We were thrilled to feature two fabulous plenary speakers for our virtual events held in June 2020, with thanks to support from the Federation for the Humanities and Social Sciences, English Studies in Canada, the Canadian Association for American Studies (CAAS), the Canadian Association for Commonwealth Literature and Language Studies (CACLALS), and Women’s and Gender Studies et Recherches Feministes (WGSRF).
Links to the recorded plenaries are provided below
Anthony Stewart is John P. Crozer Chair of English Literature at Bucknell University. He is the author of George Orwell, Doubleness, and the Value of Decency (Routledge, 2003), You Must Be a Basketball Player: Rethinking Integration in the University (Fernwood, 2009), and Visitor: My Life in Canada (Fernwood, 2014). His latest book, Approximate Gestures: The Meaning of the Between in the Fiction of Percival Everettis due out in Spring 2020, with Louisiana State University Press. In 2018, he co-edited (with Joe Weixlmann) a special issue of African American Review, on the work of Percival Everett. He thinks his latest project may be a critical reflection on notions of home, as represented in the work of several African-descended writers who are not American but who write about ideas of home, whether that be United States or elsewhere.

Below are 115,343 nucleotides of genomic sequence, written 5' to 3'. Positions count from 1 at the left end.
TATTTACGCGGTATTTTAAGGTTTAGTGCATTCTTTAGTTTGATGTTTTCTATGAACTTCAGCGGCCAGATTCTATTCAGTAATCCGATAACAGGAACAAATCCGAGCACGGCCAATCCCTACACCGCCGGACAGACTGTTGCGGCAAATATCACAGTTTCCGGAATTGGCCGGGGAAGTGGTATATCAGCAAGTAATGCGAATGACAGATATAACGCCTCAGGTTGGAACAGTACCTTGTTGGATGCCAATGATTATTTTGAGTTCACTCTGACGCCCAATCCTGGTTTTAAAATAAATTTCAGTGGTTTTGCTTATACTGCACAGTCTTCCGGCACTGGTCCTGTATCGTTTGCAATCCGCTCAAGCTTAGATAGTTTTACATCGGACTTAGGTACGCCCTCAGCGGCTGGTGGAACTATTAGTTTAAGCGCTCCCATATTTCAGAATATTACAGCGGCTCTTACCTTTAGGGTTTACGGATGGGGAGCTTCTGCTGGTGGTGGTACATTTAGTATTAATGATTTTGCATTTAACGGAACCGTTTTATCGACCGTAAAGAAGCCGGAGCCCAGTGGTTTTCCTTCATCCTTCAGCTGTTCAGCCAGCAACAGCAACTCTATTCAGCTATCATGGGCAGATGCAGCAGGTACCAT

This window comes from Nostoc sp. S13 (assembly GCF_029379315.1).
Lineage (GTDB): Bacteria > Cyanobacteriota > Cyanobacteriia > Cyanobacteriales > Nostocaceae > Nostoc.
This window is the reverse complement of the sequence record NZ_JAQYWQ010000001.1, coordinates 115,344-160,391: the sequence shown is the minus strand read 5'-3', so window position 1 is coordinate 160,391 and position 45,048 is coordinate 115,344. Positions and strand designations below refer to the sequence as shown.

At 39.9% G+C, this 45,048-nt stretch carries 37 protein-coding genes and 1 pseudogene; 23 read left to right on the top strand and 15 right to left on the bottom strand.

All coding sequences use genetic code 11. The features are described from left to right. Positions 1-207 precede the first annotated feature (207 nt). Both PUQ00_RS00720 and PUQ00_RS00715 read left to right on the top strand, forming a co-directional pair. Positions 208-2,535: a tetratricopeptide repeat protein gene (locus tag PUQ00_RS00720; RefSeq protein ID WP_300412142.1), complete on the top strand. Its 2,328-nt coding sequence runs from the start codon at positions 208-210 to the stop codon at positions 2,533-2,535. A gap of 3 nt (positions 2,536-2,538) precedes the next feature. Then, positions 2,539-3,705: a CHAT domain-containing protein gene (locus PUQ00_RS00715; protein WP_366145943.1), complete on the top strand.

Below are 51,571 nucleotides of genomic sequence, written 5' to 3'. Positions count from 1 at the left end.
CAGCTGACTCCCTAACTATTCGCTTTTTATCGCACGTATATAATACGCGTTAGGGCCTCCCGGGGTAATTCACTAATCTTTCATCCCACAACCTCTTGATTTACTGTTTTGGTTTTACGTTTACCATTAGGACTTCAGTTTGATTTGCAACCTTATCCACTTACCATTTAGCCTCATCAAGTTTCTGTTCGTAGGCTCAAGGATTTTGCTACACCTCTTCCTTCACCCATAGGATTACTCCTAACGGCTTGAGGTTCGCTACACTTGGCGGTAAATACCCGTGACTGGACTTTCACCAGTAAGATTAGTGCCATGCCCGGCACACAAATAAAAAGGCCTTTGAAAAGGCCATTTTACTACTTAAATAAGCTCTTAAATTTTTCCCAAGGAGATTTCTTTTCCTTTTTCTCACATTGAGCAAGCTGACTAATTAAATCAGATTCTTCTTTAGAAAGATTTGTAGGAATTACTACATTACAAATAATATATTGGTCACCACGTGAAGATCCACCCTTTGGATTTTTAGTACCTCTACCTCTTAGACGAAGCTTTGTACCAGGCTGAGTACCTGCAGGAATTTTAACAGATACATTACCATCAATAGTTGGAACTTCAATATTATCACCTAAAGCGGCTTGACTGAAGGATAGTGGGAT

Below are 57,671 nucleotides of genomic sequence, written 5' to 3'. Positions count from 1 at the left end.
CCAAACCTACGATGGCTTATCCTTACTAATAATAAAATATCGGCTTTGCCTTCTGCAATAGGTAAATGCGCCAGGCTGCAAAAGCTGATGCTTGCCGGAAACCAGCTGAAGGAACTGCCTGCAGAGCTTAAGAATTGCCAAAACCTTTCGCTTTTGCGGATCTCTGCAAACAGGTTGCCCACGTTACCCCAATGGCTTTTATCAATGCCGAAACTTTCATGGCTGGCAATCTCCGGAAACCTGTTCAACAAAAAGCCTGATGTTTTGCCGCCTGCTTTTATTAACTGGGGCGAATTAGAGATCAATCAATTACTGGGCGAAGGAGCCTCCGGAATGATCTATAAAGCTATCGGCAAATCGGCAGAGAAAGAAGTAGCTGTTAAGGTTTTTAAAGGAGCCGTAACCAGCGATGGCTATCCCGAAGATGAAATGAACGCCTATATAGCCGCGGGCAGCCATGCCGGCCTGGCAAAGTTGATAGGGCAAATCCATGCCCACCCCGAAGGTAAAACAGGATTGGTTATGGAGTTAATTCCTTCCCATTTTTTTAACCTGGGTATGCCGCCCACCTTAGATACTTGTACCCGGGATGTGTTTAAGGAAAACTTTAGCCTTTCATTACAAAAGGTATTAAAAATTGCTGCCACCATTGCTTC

Born in Dublin in 1969, Emma Donoghue is a novelist, screenwriter and playwright who lives in Canada. Her novel Room won the Rogers Writers’ Trust Fiction Prize and the Commonwealth Writers’ Prize (Canada/Caribbean) and was shortlisted for the Man Booker and Orange Prizes, selling more than two million copies. Donoghue scripted the Canadian-Irish film of Room which was nominated for four Academy Awards, including Best Picture. Her fiction (short and long) ranges from the contemporary (Stir-fry, Hood, Landing, Touchy Subjects) to the historical (Slammerkin, The Sealed Letter, Astray, Frog Music). Donoghue’s books for young readers are The Lotterys Plus One and The Lotterys More Or Less. Her last novel for adults, The Wonder, was shortlisted for the Scotiabank Giller Prize.
2019: University of British Columbia, June 1-4
2018: University of Regina, May 26-29: program
2016: University of Calgary, May 28 -31: program
2015: University of Ottawa, May 30 May – 2 June 2015: program
2014: Brock University, May 24 – 27: program
2013: University of Victoria, June 1- 4: program
2012: University of Waterloo and Wilfrid Laurier University, May 26 – 29: program
2011: University of New Brunswick and St. Thomas University, May 28 – 31: program
2010: Concordia University, May 28-31: program
Programs before 2010 were published in the March issues of our newsletter, and can be found on our newsletter page.